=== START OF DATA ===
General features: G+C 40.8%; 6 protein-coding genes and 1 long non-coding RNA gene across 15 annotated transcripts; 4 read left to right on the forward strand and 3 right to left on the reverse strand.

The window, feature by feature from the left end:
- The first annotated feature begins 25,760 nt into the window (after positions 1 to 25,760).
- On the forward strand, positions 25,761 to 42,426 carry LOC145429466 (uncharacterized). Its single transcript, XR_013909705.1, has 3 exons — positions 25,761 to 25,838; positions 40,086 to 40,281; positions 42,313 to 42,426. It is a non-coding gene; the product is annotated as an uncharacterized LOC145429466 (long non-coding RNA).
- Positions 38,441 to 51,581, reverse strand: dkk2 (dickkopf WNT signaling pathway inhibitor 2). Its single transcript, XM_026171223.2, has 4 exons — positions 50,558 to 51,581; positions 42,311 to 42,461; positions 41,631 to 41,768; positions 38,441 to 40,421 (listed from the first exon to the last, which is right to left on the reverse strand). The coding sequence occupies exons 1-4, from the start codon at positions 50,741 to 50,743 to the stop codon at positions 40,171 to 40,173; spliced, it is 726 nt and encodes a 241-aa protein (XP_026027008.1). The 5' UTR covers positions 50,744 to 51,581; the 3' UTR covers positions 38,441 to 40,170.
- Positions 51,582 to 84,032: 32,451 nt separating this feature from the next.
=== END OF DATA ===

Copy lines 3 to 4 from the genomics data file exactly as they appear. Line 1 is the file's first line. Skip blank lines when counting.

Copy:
- The first annotated feature begins 25,760 nt into the window (after positions 1 to 25,760).
- On the forward strand, positions 25,761 to 42,426 carry LOC145429466 (uncharacterized). Its single transcript, XR_013909705.1, has 3 exons — positions 25,761 to 25,838; positions 40,086 to 40,281; positions 42,313 to 42,426. It is a non-coding gene; the product is annotated as an uncharacterized LOC145429466 (long non-coding RNA).